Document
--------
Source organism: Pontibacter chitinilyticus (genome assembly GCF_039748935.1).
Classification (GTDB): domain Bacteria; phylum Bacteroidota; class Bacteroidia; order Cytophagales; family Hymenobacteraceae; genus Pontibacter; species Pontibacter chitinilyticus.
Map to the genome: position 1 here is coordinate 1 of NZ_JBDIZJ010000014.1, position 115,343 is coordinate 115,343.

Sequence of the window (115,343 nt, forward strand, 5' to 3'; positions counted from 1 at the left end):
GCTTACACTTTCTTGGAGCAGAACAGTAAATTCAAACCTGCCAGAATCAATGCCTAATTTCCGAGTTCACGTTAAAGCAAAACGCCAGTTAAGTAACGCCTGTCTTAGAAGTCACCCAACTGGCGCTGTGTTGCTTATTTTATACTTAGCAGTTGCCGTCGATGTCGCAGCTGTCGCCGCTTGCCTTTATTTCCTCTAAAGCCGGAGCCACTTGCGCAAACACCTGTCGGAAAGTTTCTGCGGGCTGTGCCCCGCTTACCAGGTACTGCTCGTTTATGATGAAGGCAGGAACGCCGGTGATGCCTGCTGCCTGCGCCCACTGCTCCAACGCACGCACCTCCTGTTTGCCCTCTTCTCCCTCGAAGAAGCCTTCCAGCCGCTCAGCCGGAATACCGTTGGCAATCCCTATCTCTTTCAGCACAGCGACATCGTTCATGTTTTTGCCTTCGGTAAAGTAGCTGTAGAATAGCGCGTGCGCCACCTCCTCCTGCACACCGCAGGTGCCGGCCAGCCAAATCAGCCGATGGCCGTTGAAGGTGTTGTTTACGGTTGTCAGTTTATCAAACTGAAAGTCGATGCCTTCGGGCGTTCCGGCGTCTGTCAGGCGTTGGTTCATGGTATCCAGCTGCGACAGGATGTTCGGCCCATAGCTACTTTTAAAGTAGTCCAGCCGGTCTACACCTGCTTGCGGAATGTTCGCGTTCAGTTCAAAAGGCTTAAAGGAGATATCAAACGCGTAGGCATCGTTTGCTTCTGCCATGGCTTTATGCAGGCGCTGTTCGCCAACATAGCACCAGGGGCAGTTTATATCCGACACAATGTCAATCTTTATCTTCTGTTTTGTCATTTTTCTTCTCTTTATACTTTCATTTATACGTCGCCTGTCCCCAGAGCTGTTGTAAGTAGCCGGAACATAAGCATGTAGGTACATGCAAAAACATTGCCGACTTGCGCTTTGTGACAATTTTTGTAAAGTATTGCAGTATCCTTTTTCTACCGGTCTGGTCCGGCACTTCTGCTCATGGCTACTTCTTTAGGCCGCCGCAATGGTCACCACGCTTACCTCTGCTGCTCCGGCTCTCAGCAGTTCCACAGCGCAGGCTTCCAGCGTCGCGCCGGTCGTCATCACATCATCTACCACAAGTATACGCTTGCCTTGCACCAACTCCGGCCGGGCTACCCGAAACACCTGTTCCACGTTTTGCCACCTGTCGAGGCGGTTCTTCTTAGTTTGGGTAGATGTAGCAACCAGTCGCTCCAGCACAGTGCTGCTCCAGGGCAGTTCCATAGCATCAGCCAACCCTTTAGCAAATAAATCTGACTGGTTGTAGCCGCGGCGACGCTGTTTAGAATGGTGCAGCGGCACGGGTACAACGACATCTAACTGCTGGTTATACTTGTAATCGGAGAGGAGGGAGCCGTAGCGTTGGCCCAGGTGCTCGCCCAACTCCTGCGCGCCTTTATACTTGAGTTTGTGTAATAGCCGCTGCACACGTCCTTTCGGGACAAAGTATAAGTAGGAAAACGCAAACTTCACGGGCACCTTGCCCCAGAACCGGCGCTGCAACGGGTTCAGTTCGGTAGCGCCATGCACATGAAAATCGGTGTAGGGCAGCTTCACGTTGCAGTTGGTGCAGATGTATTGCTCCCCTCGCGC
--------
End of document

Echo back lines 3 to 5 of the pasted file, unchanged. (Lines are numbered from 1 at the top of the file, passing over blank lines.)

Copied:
Map to the genome: position 1 here is coordinate 1 of NZ_JBDIZJ010000014.1, position 115,343 is coordinate 115,343.

Sequence of the window (115,343 nt, forward strand, 5' to 3'; positions counted from 1 at the left end):
GCTTACACTTTCTTGGAGCAGAACAGTAAATTCAAACCTGCCAGAATCAATGCCTAATTTCCGAGTTCACGTTAAAGCAAAACGCCAGTTAAGTAACGCCTGTCTTAGAAGTCACCCAACTGGCGCTGTGTTGCTTATTTTATACTTAGCAGTTGCCGTCGATGTCGCAGCTGTCGCCGCTTGCCTTTATTTCCTCTAAAGCCGGAGCCACTTGCGCAAACACCTGTCGGAAAGTTTCTGCGGGCTGTGCCCCGCTTACCAGGTACTGCTCGTTTATGATGAAGGCAGGAACGCCGGTGATGCCTGCTGCCTGCGCCCACTGCTCCAACGCACGCACCTCCTGTTTGCCCTCTTCTCCCTCGAAGAAGCCTTCCAGCCGCTCAGCCGGAATACCGTTGGCAATCCCTATCTCTTTCAGCACAGCGACATCGTTCATGTTTTTGCCTTCGGTAAAGTAGCTGTAGAATAGCGCGTGCGCCACCTCCTCCTGCACACCGCAGGTGCCGGCCAGCCAAATCAGCCGATGGCCGTTGAAGGTGTTGTTTACGGTTGTCAGTTTATCAAACTGAAAGTCGATGCCTTCGGGCGTTCCGGCGTCTGTCAGGCGTTGGTTCATGGTATCCAGCTGCGACAGGATGTTCGGCCCATAGCTACTTTTAAAGTAGTCCAGCCGGTCTACACCTGCTTGCGGAATGTTCGCGTTCAGTTCAAAAGGCTTAAAGGAGATATCAAACGCGTAGGCATCGTTTGCTTCTGCCATGGCTTTATGCAGGCGCTGTTCGCCAACATAGCACCAGGGGCAGTTTATATCCGACACAATGTCAATCTTTATCTTCTGTTTTGTCATTTTTCTTCTCTTTATACTTTCATTTATACGTCGCCTGTCCCCAGAGCTGTTGTAAGTAGCCGGAACATAAGCATGTAGGTACATGCAAAAACATTGCCGACTTGCGCTTTGTGACAATTTTTGTAAAGTATTGCAGTATCCTTTTTCTACCGGTCTGGTCCGGCACTTCTGCTCATGGCTACTTCTTTAGGCCGCCGCAATGGTCACCACGCTTACCTCTGCTGCTCCGGCTCTCAGCAGTTCCACAGCGCAGGCTTCCAGCGTCGCGCCGGTCGTCATCACATCATCTACCACAAGTATACGCTTGCCTTGCACCAACTCCGGCCGGGCTACCCGAAACACCTGTTCCACGTTTTGCCACCTGTCGAGGCGGTTCTTCTTAGTTTGGGTAGATGTAGCAACCAGTCGCTCCAGCACAGTGCTGCTCCAGGGCAGTTCCATAGCATCAGCCAACCCTTTAGCAAATAAATCTGACTGGTTGTAGCCGCGGCGACGCTGTTTAGAATGGTGCAGCGGCACGGGTACAACGACATCTAACTGCTGGTTATACTTGTAATCGGAGAGGAGGGAGCCGTAGCGTTGGCCCAGGTGCTCGCCCAACTCCTGCGCGCCTTTATACTTGAGTTTGTGTAATAGCCGCTGCACACGTCCTTTCGGGACAAAGTATAAGTAGGAAAACGCAAACTTCACGGGCACCTTGCCCCAGAACCGGCGCTGCAACGGGTTCAGTTCGGTAGCGCCATGCACATGAAAATCGGTGTAGGGCAGCTTCACGTTGCAGTTGGTGCAGATGTATTGCTCCCCTCGCGC